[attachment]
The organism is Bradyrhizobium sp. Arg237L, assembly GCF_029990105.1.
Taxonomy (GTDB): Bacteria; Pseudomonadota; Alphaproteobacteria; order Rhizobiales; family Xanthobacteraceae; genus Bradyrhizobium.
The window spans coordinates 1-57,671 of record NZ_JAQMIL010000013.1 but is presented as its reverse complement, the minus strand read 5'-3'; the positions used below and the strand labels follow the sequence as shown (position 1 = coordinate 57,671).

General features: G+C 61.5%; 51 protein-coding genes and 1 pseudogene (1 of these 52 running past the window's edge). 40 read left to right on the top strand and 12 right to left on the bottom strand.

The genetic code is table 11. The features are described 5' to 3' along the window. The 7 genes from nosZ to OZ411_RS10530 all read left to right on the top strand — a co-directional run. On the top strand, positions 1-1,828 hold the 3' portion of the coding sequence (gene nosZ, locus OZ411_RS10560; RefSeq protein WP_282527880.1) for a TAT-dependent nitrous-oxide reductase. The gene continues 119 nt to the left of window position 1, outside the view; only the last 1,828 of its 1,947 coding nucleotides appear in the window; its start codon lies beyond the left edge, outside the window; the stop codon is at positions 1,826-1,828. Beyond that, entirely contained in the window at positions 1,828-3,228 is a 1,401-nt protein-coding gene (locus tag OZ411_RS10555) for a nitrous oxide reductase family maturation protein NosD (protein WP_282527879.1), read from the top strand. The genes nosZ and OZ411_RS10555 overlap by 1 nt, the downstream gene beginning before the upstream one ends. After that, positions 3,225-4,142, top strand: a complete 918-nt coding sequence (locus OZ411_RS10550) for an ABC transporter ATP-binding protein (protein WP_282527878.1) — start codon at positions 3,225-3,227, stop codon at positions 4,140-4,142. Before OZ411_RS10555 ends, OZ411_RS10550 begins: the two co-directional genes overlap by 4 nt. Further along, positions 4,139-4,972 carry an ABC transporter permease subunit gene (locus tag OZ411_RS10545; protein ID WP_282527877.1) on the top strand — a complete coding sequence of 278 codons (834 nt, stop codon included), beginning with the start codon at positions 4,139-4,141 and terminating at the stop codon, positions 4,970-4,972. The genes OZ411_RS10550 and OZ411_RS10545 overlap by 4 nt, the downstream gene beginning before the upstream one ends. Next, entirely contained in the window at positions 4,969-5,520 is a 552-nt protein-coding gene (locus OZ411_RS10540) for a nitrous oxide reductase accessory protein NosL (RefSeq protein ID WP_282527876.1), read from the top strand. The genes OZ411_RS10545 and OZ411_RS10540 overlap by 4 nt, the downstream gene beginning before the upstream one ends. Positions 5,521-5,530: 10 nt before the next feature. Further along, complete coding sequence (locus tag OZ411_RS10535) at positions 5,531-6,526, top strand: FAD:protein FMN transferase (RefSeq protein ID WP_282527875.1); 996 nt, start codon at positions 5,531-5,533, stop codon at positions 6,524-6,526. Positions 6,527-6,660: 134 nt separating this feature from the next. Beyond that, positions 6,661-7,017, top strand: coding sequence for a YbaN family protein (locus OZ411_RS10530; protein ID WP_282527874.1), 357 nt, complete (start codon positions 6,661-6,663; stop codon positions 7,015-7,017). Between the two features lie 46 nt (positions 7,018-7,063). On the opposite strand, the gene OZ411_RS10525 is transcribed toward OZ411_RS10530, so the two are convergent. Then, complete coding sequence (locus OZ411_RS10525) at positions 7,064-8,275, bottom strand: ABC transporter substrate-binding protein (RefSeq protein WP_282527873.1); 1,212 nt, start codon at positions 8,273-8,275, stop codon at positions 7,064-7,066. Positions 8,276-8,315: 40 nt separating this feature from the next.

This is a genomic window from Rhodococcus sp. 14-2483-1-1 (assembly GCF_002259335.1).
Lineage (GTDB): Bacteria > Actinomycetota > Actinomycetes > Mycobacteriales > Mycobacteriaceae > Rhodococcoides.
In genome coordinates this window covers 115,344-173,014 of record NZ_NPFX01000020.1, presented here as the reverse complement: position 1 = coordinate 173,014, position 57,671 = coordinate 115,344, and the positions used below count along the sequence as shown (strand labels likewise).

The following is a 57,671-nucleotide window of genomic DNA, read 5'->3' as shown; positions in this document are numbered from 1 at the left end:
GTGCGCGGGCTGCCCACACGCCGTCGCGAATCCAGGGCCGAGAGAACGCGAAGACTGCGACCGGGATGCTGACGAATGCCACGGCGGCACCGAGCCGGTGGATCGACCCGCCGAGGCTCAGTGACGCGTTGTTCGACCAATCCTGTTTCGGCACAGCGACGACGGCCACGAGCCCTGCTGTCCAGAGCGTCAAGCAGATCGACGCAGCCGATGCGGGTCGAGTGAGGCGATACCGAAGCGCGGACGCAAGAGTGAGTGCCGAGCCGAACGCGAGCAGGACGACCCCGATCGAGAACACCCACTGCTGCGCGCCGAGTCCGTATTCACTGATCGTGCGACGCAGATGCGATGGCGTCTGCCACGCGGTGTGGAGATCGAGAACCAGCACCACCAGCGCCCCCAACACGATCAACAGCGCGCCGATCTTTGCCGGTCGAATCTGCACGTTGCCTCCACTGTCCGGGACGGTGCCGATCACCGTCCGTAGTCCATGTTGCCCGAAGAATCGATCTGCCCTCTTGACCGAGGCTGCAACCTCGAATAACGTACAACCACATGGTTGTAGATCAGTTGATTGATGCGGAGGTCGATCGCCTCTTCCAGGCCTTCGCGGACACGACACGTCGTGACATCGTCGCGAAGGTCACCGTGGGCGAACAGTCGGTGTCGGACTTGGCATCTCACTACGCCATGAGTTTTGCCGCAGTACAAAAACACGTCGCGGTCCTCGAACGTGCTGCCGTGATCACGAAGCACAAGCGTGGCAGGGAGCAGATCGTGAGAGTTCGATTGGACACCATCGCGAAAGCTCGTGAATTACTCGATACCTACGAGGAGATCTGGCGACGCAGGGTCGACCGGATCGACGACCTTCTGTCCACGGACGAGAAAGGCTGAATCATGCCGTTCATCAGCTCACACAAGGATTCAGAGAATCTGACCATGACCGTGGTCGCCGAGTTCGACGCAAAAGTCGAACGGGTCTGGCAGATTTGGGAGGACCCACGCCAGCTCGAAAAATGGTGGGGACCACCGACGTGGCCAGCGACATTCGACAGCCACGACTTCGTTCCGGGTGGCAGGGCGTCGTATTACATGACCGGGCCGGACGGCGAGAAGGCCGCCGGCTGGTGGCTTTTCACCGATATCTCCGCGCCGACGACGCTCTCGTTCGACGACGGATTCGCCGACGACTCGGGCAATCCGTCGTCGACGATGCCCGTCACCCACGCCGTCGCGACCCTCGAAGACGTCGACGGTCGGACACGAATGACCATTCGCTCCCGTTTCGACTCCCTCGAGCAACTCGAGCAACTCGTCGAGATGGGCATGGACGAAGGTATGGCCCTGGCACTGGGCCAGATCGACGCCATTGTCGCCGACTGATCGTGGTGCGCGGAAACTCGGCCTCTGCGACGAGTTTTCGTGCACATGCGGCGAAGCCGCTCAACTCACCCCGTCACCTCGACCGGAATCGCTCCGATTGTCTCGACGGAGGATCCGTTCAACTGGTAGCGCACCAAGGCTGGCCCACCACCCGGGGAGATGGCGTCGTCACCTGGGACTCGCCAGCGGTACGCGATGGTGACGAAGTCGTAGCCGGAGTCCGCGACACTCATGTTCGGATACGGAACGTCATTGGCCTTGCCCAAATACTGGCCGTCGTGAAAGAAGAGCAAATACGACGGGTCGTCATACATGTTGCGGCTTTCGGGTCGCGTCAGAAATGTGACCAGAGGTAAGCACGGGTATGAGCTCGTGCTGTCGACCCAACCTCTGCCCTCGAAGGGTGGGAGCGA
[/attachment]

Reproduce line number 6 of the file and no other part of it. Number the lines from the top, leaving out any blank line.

This is a genomic window from Rhodococcus sp. 14-2483-1-1 (assembly GCF_002259335.1).